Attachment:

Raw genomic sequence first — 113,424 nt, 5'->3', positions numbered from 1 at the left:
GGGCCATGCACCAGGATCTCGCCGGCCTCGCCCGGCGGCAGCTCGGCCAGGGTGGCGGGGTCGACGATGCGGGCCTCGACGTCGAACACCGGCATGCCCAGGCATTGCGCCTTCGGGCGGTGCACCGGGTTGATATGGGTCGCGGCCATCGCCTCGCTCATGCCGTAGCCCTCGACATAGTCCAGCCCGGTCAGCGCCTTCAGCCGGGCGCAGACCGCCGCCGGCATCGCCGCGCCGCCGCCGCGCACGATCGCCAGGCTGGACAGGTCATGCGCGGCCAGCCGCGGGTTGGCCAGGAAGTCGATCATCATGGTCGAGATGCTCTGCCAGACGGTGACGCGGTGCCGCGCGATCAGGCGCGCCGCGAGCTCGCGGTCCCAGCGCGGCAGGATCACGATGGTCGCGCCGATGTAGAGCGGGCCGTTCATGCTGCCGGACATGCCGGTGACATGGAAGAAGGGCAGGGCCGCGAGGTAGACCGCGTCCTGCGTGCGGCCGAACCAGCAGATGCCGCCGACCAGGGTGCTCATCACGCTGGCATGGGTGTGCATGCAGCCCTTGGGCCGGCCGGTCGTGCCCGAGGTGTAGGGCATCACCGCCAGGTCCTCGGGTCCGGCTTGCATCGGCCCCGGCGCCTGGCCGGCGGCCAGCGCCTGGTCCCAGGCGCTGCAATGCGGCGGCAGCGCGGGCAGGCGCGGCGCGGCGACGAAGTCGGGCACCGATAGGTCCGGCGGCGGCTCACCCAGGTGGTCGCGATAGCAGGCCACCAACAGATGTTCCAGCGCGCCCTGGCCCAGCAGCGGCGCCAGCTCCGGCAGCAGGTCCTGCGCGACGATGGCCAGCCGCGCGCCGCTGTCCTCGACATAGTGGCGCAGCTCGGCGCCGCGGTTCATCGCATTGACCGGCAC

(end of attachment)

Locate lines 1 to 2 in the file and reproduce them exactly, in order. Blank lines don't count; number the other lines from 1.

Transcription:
Raw genomic sequence first — 113,424 nt, 5'->3', positions numbered from 1 at the left:
GGGCCATGCACCAGGATCTCGCCGGCCTCGCCCGGCGGCAGCTCGGCCAGGGTGGCGGGGTCGACGATGCGGGCCTCGACGTCGAACACCGGCATGCCCAGGCATTGCGCCTTCGGGCGGTGCACCGGGTTGATATGGGTCGCGGCCATCGCCTCGCTCATGCCGTAGCCCTCGACATAGTCCAGCCCGGTCAGCGCCTTCAGCCGGGCGCAGACCGCCGCCGGCATCGCCGCGCCGCCGCCGCGCACGATCGCCAGGCTGGACAGGTCATGCGCGGCCAGCCGCGGGTTGGCCAGGAAGTCGATCATCATGGTCGAGATGCTCTGCCAGACGGTGACGCGGTGCCGCGCGATCAGGCGCGCCGCGAGCTCGCGGTCCCAGCGCGGCAGGATCACGATGGTCGCGCCGATGTAGAGCGGGCCGTTCATGCTGCCGGACATGCCGGTGACATGGAAGAAGGGCAGGGCCGCGAGGTAGACCGCGTCCTGCGTGCGGCCGAACCAGCAGATGCCGCCGACCAGGGTGCTCATCACGCTGGCATGGGTGTGCATGCAGCCCTTGGGCCGGCCGGTCGTGCCCGAGGTGTAGGGCATCACCGCCAGGTCCTCGGGTCCGGCTTGCATCGGCCCCGGCGCCTGGCCGGCGGCCAGCGCCTGGTCCCAGGCGCTGCAATGCGGCGGCAGCGCGGGCAGGCGCGGCGCGGCGACGAAGTCGGGCACCGATAGGTCCGGCGGCGGCTCACCCAGGTGGTCGCGATAGCAGGCCACCAACAGATGTTCCAGCGCGCCCTGGCCCAGCAGCGGCGCCAGCTCCGGCAGCAGGTCCTGCGCGACGATGGCCAGCCGCGCGCCGCTGTCCTCGACATAGTGGCGCAGCTCGGCGCCGCGGTTCATCGCATTGACCGGCAC